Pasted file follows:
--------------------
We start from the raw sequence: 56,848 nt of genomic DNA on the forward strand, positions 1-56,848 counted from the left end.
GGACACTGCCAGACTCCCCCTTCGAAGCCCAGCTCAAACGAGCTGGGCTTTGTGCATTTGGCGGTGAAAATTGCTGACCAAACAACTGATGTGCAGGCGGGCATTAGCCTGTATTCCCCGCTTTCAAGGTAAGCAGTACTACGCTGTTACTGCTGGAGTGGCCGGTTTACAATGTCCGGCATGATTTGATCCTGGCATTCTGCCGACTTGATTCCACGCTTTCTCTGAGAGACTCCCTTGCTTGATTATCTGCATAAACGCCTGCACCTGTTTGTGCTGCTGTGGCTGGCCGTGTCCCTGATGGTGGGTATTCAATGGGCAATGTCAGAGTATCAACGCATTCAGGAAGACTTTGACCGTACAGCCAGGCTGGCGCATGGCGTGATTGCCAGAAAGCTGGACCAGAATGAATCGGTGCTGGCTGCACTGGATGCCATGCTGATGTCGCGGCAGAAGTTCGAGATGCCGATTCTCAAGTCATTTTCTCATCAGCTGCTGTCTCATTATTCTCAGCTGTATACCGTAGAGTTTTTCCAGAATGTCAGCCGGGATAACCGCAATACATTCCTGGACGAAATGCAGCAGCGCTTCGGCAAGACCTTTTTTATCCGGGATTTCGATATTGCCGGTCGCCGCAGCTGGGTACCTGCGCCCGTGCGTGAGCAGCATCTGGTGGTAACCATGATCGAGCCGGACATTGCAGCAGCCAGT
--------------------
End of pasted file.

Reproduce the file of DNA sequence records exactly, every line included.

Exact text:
We start from the raw sequence: 56,848 nt of genomic DNA on the forward strand, positions 1-56,848 counted from the left end.
GGACACTGCCAGACTCCCCCTTCGAAGCCCAGCTCAAACGAGCTGGGCTTTGTGCATTTGGCGGTGAAAATTGCTGACCAAACAACTGATGTGCAGGCGGGCATTAGCCTGTATTCCCCGCTTTCAAGGTAAGCAGTACTACGCTGTTACTGCTGGAGTGGCCGGTTTACAATGTCCGGCATGATTTGATCCTGGCATTCTGCCGACTTGATTCCACGCTTTCTCTGAGAGACTCCCTTGCTTGATTATCTGCATAAACGCCTGCACCTGTTTGTGCTGCTGTGGCTGGCCGTGTCCCTGATGGTGGGTATTCAATGGGCAATGTCAGAGTATCAACGCATTCAGGAAGACTTTGACCGTACAGCCAGGCTGGCGCATGGCGTGATTGCCAGAAAGCTGGACCAGAATGAATCGGTGCTGGCTGCACTGGATGCCATGCTGATGTCGCGGCAGAAGTTCGAGATGCCGATTCTCAAGTCATTTTCTCATCAGCTGCTGTCTCATTATTCTCAGCTGTATACCGTAGAGTTTTTCCAGAATGTCAGCCGGGATAACCGCAATACATTCCTGGACGAAATGCAGCAGCGCTTCGGCAAGACCTTTTTTATCCGGGATTTCGATATTGCCGGTCGCCGCAGCTGGGTACCTGCGCCCGTGCGTGAGCAGCATCTGGTGGTAACCATGATCGAGCCGGACATTGCAGCAGCCAGT